Contrary to the myth that Black population in British Columbia is both quite recent and negligible, there is in fact a rich Black history and presence in B.C. that can be traced back to 1858. The following are a few examples of significant events that helped shaped B.C.’s Black history:
1858: Salt Spring Island Settlement
In response to the gold rush and need for skilled labour, Black folks from California were invited to take up land in B.C. – in particular on Salt Spring Island – by the then governor James Douglas. Granted rights that had been denied to them in the United States, the British colony of B.C. was seen by Black folks in United States as a land of freedom and opportunity. Once in B.C., Black settlers were given land, were allowed to vote, and formed a local militia.
Between August 1867 and December 1868, three Black people were murdered in the tiny community of Vesuvius Bay. This struck fear in the community and led to racial tensions that threatened social cohesion in the area.
1859: Victoria Pioneer Rifle Corps
When the all-white volunteer fire department of Victoria, B.C. refused Black people in their ranks, a number of Black people volunteered their services to governor James Douglas as a militia unit. As a result, the Victoria Pioneer Rifle Company (VPRC), also known as the African Rifles, was officially sworn in on July 1861 with about 50 Black men.
The Royal Navy supplied drill sergeants and the volunteers built a drill house which soon became a social centre for the Black community.
However, pressure from white folks made Douglas pay less attention to the corps even though he was overall supportive. This pressure and subsequent disengagement by the governor resulted in VPRC being mostly inactive by 1863.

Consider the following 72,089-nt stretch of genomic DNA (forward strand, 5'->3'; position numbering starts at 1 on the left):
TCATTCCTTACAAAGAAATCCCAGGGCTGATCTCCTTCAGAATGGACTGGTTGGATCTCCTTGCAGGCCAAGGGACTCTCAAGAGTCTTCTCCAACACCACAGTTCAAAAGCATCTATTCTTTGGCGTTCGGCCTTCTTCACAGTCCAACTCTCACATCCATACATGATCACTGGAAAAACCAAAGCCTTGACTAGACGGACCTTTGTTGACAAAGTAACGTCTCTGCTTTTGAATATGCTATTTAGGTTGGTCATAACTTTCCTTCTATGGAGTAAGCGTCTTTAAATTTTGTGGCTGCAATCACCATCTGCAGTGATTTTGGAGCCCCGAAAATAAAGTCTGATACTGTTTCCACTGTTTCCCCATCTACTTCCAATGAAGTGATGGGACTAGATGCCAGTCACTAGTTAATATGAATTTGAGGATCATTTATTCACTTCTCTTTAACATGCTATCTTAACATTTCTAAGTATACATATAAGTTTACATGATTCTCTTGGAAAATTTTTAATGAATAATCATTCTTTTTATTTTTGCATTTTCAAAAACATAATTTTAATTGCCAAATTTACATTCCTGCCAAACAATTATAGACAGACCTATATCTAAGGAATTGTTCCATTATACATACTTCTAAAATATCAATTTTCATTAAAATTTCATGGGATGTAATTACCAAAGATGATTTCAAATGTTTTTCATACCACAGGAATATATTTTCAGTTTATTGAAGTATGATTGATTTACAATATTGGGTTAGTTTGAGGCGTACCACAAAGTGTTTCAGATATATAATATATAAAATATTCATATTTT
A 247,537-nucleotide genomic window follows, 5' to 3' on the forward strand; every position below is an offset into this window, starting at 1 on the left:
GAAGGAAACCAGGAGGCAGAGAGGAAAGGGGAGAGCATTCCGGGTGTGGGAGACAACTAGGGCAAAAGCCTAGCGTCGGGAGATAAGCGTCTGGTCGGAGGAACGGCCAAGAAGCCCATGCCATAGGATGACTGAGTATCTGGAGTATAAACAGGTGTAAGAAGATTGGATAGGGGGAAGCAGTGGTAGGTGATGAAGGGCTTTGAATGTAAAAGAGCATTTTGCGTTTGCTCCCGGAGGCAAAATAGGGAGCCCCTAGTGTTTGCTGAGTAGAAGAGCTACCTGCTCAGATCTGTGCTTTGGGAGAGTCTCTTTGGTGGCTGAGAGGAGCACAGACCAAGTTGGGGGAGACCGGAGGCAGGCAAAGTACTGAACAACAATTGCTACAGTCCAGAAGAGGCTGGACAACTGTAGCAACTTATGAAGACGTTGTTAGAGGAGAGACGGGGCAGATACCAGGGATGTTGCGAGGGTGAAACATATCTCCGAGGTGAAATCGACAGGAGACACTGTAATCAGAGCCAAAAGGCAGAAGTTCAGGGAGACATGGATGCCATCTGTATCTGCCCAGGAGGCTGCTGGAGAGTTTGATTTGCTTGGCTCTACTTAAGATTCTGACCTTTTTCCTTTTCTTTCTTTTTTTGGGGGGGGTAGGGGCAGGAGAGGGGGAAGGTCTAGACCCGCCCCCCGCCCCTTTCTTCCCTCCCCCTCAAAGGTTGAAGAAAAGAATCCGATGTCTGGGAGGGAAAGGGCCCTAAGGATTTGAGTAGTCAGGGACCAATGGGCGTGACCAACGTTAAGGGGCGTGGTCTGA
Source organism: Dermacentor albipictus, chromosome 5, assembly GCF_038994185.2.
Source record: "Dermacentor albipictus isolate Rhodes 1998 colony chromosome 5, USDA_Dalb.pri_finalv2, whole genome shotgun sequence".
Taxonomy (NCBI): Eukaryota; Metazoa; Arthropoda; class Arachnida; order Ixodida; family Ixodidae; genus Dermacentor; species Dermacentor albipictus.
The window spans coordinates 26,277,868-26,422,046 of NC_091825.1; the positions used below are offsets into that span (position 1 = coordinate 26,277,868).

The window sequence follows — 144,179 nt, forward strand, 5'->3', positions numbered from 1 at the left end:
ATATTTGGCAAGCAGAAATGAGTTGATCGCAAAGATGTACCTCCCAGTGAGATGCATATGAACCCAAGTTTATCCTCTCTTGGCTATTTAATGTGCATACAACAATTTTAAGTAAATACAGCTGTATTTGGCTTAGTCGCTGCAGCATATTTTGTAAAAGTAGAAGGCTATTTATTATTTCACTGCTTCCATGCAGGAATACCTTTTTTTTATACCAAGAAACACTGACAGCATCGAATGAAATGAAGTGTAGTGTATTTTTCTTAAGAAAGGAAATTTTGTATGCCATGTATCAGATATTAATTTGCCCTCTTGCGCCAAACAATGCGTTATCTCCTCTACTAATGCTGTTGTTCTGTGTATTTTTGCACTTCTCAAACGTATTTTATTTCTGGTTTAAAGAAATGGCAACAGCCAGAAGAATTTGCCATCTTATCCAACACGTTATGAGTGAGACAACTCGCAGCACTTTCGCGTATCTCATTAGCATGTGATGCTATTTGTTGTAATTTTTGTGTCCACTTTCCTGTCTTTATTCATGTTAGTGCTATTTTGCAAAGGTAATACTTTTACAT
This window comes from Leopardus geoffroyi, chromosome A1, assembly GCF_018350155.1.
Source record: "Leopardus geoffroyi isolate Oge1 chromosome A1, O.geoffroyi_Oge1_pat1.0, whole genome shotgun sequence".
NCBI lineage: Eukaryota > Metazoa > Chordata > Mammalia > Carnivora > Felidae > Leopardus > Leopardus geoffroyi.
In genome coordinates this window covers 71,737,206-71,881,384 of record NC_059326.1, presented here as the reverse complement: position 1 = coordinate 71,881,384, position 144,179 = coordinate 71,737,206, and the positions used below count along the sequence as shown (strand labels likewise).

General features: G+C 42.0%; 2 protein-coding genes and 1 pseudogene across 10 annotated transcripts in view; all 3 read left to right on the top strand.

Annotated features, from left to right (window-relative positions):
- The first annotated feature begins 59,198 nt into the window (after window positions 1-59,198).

When James Douglas retired in 1864, the VPRC were not allowed to officially attend his farewell banquet. With the arrival of the new governor, Arthur Kennedy, the VPRC were again refused entry to various ceremonies and, by the spring of 1865, the unit ended up being disbanded.
1923: Hogan’s Alley
Hogan’s Alley was the unofficial name for what became the core of Vancouver’s first concentrated Black community in 1923, a T-shaped intersection at the southwestern edge of Strathcona and in the midst of a mixed neighbourhood. The Black community had established itself in the area due to the area’s proximity to the Great Northern Railway station where many of the men worked as porters.
Beginning in 1967, the City of Vancouver began levelling the western half of Hogan’s Alley to construct an interurban freeway running though the Alley and Chinatown.
The city expropriated homes and lands for these developments, reflecting the institutional racism intrinsic to North American land-use and planning where Black or Chinese neighborhoods were considered as most disposable and expendable and with least political power to fight back.
The freeway was ultimately stopped, but construction of the first phase – the Georgia viaduct – was completed in 1971. Since the demise of Hogan’s Alley, no identifiably concentrated Black businesses and restaurants have emerged in Vancouver. In recent years, there have been significant efforts to commemorate the neighbourhood through community and government initiatives.
Thank you to Dr. Handel Wright for suggesting this topic and providing feedback on this post.